Global natural gas consumption rose by just 1.3% in 2013, down from an average of 2.8%/year in the previous decade, according to a recent report from Cedigaz, the international natural gas association based near Paris. Production growth also slowed, to 0.8%, with the association ascribing the change to supply constraints in a tense geopolitical environment.
Increased pipeline trade led international natural gas trade 2.1% higher year-on-year, overcoming a stagnant, supply-restricted LNG market, Cedigaz said. Interregional pipeline gas exports were strongest from the CIS to Europe (+15%) and China (+36%). Global trade totaled 1,048 billion cu m (bcm).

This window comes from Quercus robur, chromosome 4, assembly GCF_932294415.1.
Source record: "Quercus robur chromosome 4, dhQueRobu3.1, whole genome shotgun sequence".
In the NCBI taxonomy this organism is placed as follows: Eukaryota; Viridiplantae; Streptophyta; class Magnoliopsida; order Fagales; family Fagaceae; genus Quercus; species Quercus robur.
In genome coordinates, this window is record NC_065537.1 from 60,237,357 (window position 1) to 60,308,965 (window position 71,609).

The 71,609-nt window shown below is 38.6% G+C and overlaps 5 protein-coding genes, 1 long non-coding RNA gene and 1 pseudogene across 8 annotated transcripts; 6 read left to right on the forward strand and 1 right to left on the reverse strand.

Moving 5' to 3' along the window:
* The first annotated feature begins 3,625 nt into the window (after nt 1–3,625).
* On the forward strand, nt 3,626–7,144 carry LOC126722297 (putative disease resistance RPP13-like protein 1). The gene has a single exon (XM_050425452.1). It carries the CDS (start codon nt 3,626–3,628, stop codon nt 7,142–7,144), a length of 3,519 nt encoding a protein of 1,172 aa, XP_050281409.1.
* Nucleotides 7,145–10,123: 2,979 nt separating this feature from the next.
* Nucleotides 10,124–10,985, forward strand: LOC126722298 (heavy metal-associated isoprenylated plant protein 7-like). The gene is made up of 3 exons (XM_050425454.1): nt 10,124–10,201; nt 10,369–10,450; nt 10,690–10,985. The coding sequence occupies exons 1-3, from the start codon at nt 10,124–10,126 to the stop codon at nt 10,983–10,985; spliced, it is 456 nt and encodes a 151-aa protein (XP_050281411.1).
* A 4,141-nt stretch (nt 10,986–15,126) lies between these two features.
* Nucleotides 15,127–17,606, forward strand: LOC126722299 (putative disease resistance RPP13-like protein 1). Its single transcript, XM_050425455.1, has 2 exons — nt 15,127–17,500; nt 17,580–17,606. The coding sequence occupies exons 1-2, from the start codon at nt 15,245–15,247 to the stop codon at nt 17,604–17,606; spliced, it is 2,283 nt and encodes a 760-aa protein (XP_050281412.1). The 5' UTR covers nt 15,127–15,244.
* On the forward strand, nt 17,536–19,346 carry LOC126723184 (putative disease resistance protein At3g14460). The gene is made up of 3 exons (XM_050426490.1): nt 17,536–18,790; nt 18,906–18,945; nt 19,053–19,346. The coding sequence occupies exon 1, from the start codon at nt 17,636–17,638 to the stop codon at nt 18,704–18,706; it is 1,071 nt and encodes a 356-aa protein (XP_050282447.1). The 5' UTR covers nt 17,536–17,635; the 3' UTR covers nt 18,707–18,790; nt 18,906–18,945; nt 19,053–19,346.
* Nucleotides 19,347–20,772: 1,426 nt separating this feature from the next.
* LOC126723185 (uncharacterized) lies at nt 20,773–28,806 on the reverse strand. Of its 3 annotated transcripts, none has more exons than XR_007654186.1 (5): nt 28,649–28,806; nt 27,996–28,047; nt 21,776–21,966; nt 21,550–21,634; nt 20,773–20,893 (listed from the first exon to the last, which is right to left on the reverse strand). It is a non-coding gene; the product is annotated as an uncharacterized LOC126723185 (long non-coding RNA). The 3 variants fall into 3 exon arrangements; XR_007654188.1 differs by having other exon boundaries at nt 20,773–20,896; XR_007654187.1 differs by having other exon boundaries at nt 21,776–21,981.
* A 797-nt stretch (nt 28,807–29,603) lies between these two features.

Cedigaz’s report—2013 Natural Gas Year in Review—said the commodity still suffers from severe competition with coal in the power generation sector, with actual European Union consumption down 1.9% to 460 bcm, the lowest level in 15 years. In the US, rising year-on-year gas prices made coal more competitive and penalized gas consumption in power generation, causing it to fall 10.5%.
Gas production totaled 3,377 bcm, with Cedigaz citing declining mature and conventional fields combined with insufficient reserve replacement in describing the slow rate of growth. It said the lack of upstream investment was particularly acute in emerging markets due to their relatively unfavorable regulatory and fiscal climates.
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